Monday, March 12, 2012

Murder of a Policeman

When he arrived on Vancouver
Island in 1858 he was known as Charlie Brown. Due to his
proclivity for so called easy money he soon came to the attention of the newly
formed British Columbia Colonial Police and Victoria Municipal Police. However,
with a gold rush breaking out in some area of the colony almost every year, law
enforcement was hard pressed due to the constant influx of gold seekers. Due to
the lack of manpower and time as well as the insipidness of his name, little is
known about Charlie’s earlier history except that he may have been in California
and Oregon Territory.
Once in the British colony,
however, it was obvious Charlie’s search for gold would not include digging or
washing for it. He was caught on several occasions selling grain alcohol to
Indians. Following one of those occasions, while awaiting trial, he was
attacked by another arrestee, a Haida Indian to whom he had sold a barrel of
sea water as whiskey.
Mr. Brown’s last extended stay in
Victoria’s Bastion Street Jail began some time in 1875 with a one year sentence
for, once again, selling alcohol without a permit and selling alcohol to
Indians. He refused to work and was placed in solitary on bread and water.
One afternoon another Charlie,
jailer Charles B. Wright came to move Brown to a new cell. Mr. Brown threatened
to kill Wright if he tried. During the ensuing struggle Brown managed to put
Wright in a headlock. The jailer (they were armed in those days) drew his
revolver and put it up to Mr. Brown threatening to “blow his head off.” When
Brown increased the pressure, Wright pulled the trigger.
Charles Wright did not manage to
blow Charlie Brown’s head off as he had predicted. He did manage to blow his
ear off, however, thus creating “One Eared Charlie Brown” who, though he lost
an ear, gained another year to his sentence.
It has been stated, with great
justification, that “One Ear” Charlie Brown, “Hospital” Hall, and “Sebastopol”
Jones and their distribution of alcohol were the greatest reason for the
disappearance of the Songhees Indians.
Having served a good portion of
his sentence One Ear Charlie became “ill” and was transferred to hospital. He
suddenly improved dramatically, escaped and left the colony. Victory lawmen
didn’t look too hard for, as one said, “If he has left the island its good
riddance.” One Ear Charlie became a problem for US lawmen. However, he would
return to the colony in the spring of 1867 for a short time. After that short
stay he would return very briefly to the US
and then be a problem for no one.

In 1866 there was another gold
rush in the Kootenay Country, centred on a town called Wild Horse Creek.
Following some serious turbulent times the town and the Kootenay area were
being policed by four BC Colonial Constables, William Young, James Normensall,
John Carrington and a rookie, Jack Lawson. The young rookie was very popular
with the Kootenay miners.
In the spring of 1867 One Ear
Charlie Brown showed up in Oregon Territory
at Kootenay Trading Post. He stole two horses and rode north into the BC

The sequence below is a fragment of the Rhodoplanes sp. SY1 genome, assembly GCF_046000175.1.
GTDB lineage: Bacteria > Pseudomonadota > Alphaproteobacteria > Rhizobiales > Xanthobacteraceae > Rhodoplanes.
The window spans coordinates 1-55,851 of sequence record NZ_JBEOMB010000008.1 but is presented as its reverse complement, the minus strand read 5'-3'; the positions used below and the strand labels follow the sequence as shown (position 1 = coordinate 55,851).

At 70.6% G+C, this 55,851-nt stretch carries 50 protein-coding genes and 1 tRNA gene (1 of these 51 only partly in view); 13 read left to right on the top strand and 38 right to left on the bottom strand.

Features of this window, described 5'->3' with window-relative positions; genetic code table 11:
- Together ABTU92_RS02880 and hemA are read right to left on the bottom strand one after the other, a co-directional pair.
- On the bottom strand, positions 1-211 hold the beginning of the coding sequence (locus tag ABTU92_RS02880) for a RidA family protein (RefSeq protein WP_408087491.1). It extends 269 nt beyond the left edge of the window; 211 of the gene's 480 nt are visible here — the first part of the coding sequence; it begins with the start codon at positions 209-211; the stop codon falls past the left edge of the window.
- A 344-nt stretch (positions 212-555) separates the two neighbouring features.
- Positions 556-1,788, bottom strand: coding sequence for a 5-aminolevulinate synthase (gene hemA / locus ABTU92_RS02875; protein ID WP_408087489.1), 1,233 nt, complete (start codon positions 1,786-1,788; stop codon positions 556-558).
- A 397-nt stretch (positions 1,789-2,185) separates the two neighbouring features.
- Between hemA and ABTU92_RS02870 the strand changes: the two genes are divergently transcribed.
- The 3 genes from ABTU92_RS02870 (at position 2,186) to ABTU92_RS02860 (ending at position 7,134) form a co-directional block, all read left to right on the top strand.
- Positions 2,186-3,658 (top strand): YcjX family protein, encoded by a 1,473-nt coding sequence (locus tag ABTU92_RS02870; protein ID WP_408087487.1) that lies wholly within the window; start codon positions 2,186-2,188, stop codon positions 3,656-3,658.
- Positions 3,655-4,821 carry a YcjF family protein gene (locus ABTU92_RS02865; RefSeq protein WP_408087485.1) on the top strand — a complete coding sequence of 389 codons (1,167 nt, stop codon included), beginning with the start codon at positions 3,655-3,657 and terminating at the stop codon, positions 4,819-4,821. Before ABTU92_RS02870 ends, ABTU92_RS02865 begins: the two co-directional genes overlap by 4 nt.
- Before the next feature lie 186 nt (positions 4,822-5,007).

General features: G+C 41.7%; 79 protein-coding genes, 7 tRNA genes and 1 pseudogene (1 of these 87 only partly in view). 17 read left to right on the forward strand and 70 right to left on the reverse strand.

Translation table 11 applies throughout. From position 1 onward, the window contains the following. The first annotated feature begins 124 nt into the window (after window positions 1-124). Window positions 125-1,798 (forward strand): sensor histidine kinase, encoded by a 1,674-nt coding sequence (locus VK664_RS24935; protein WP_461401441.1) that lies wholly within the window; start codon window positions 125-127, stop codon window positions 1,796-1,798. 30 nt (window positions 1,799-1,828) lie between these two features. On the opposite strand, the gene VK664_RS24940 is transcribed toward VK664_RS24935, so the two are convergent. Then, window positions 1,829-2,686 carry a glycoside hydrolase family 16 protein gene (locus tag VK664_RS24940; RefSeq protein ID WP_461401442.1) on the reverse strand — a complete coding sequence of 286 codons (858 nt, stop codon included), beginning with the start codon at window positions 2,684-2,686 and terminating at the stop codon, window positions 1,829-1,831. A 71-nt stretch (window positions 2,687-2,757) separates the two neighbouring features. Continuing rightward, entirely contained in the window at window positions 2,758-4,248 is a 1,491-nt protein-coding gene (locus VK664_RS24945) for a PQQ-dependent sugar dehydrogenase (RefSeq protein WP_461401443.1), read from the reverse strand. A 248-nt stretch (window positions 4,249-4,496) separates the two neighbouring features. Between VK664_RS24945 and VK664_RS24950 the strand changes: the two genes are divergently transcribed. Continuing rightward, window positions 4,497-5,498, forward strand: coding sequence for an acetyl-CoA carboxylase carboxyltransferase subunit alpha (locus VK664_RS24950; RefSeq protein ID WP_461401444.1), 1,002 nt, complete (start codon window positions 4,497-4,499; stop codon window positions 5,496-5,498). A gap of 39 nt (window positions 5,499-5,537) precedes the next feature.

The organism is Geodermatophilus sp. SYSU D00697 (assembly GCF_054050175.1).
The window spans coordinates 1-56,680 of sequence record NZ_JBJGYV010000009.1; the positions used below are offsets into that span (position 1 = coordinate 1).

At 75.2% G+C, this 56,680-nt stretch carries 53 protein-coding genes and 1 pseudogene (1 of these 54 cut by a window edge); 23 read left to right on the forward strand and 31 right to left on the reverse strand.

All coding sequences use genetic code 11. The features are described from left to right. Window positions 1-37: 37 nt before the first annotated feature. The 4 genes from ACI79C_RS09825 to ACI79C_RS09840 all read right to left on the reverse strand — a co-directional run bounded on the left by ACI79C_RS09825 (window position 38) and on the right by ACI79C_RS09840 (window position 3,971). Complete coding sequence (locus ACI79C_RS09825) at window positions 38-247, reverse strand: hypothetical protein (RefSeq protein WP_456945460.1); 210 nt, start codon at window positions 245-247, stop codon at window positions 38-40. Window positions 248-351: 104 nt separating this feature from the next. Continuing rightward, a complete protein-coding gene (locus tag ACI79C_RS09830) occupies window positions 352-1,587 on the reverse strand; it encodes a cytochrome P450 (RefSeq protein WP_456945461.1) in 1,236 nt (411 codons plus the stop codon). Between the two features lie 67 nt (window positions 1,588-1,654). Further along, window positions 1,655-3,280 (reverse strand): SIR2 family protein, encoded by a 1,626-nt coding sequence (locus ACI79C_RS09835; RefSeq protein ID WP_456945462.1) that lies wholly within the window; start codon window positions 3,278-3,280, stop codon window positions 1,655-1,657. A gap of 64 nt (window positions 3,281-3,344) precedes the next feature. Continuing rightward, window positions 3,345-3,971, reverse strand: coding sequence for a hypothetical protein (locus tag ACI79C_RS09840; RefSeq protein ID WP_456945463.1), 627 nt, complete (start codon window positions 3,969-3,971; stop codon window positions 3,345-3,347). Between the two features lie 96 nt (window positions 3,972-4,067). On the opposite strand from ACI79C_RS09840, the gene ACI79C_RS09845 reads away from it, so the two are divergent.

The brothers who owned the
horses, Dutch homesteaders, rode north after their property and, having
determined the proper trail, rode on to Wild Horse Creek in search of a lawman.
Upon arrival they found that all officers were out on patrol except for the
rookie, Jack Lawson.
The Constable and the two horse
owners rode south, eventually approaching One Ear on the trail. Jack had the
brothers wait while he closed on the horse thief.
Having identified himself, Jack
inquired as to the ownership of the horses where upon One Ear made a move with
one hand toward the inside of his shirt. Jack drew his Colt and demanded One
Ear freeze but then made the mistake of diverting his attention to the brothers
behind him on the trail.
Perhaps he was concerned for the
brother’s safety or intended to call them forward to identify the horses. Maybe
it was a young man’s belief of invincibility or a disbelief in old men’s
stories of gunfights. Whatever the reason for Constable Lawson’s distracted
attention it allowed One Ear the opportunity to draw his revolver and shoot
Jack in the head.
The brothers fled back to Wild
Horse Creek for more help.
Jack Lawson fell dead from his
One Ear dismounted, dropped his
Manhattan Revolver (probably a .36 or “Navy Model” but it could have been a .31
pocket model) on the ground and picked up Jack’s relatively new Colt. (The 1860
Model Army was issued to BC officers.)
On their arrival in Wild Horse
Creek the two horse ranchers discovered the other three policemen still hadn’t
returned. They told their story to the citizens who were all upset about the
murder of Constable Jack Lawson. Four local miners were so upset they took out
on One Ear’s trail.
They followed the trail for
several days. Eventually they deduced One Ear’s intention and by taking another
trail managed to get ahead of him and lay an ambush. They confronted him on the
Walla Walla Trail 43 miles south of the BC Colonies border, not far from
Bonner’s Ferry.
According to accounts, three
shotgun blasts blew One Ear Charlie Brown from the saddle. They buried his
riddled body beside the trail.
Why three shotguns and not four?
Who knows? I suggest a possible explanation in my fictional account of the
event in the novel “Partners”.

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